I saw him everywhere, when I was younger.
It’s strange, because I have such vivid memories of him — of actually seeing him, outside my window, or in the night as I rode in the car. The memories I have of him are just as real as my memories of throwing toy pteranodons in the air to pretend they could fly during preschool, or sitting on that vibrantly lettered rug in kindergarten, or watching my teacher’s lizard run across the water at daycare.
It sounds silly, now, to describe him, even though at the time he terrified me. I called him Mr. Scary. I don’t know if that was his real name, or just how I felt about him. I suspect it’s the latter, as I don’t recall that he ever spoke to me. Mr. Scary had the fabric skin and wide, staring eyes of a Muppet. Yes, I know that sounds odd. Muppets aren’t scary. They never have been. Not to me, anyway: I recognize that there are children who are scared of Oscar the Grouch, or whatever.
Mr. Scary had a large nose. I can only picture his face, up close, with a huge, beak-like nose covered in brown fabric, with little rolls of fuzz on it like a blanket that has been washed too many times. The rest of his body I only ever saw from a distance, but I recall that it was short and squat in comparison to that monstrous nose.
Perhaps this doesn’t sound frightening to you. If I’m honest, reflecting upon Mr. Scary now, he doesn’t seem that intimidating. But I will tell you, when you’re lying in your bed at night and you look down at the window that’s there, just a foot or so from your feet; and the blinds are down, but somehow they’re being held open; and you can see him, peeking in, watching you as you try to sleep… That is scary.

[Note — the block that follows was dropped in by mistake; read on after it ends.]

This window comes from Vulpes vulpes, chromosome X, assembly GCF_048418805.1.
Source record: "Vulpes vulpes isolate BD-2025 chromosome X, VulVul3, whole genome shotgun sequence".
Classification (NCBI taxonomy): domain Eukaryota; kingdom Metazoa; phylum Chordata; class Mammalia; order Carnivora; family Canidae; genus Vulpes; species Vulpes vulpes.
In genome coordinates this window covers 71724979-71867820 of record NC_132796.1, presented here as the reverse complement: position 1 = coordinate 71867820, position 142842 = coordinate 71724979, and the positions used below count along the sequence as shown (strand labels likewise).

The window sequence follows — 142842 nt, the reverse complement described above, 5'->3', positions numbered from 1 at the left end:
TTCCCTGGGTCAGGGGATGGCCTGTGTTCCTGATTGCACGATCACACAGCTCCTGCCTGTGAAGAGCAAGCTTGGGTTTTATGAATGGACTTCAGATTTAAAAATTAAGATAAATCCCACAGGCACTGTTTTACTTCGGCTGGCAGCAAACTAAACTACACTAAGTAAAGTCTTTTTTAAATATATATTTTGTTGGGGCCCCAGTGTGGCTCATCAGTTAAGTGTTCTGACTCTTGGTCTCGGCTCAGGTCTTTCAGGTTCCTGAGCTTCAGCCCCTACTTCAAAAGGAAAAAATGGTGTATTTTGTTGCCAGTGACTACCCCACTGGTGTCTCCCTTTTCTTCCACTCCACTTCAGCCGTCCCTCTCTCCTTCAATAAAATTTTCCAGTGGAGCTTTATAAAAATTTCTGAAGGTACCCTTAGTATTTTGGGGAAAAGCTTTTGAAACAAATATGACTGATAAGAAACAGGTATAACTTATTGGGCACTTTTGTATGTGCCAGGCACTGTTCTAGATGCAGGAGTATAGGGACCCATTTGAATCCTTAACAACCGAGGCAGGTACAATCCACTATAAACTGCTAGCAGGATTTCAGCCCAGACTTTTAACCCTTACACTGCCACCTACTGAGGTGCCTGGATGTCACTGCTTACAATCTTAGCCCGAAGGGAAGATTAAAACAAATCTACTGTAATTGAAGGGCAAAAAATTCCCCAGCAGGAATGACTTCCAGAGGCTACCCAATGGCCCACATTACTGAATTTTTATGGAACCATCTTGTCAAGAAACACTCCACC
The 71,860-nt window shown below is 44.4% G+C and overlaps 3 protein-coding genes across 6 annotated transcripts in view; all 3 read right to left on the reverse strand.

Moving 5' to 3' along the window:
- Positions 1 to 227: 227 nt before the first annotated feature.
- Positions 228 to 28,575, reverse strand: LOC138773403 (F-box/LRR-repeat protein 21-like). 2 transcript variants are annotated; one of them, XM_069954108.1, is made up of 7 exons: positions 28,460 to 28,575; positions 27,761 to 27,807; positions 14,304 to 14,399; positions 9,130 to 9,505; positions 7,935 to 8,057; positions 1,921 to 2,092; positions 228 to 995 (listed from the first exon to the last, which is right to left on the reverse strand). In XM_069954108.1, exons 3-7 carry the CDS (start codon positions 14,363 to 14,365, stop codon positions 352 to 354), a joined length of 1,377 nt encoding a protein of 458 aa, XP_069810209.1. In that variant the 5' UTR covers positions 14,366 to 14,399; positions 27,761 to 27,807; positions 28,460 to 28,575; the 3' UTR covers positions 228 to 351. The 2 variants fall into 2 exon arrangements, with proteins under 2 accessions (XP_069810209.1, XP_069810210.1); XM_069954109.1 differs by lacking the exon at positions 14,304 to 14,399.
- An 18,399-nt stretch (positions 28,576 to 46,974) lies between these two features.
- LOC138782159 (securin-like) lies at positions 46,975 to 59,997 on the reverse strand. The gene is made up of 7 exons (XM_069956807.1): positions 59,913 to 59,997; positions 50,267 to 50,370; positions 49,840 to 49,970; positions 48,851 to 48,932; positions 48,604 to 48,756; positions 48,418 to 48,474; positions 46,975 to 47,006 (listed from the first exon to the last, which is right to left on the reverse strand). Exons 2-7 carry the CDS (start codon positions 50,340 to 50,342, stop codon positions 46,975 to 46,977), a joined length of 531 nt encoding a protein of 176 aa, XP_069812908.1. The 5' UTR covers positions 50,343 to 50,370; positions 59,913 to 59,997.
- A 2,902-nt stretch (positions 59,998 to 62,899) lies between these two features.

When you’re riding in the car with your parents and you look up at the radio tower, and that glowing red beacon on the top isn’t just red, it’s hungry; and it’s not a beacon after all, is it, it’s him, glowing red, standing on top of the tower looking down at you, and you recognize him even though he’s so tiny because he’s far away… That is scary.
The interesting thing about imagination and memory, for me, is that when I imagine something in a particularly strong fashion, I remember it just as well as I would a memory of the real world. I have a memory of putting my hand on a bee and getting stung, for example, but when I look down at the bee in my memory it has big googly eyes. Obviously, that’s not real. But I remember it.
Did I imagine Mr. Scary, all of those times he looked in my window? Did I fabricate the visions of him in the red lights at night? Logically, I know that I must have. Things like that don’t exist. Mr. Scary isn’t real. My adult mind tells me that. The thinking, reasoning part of me tells me that my juvenile brain invented him.
But: I remember him.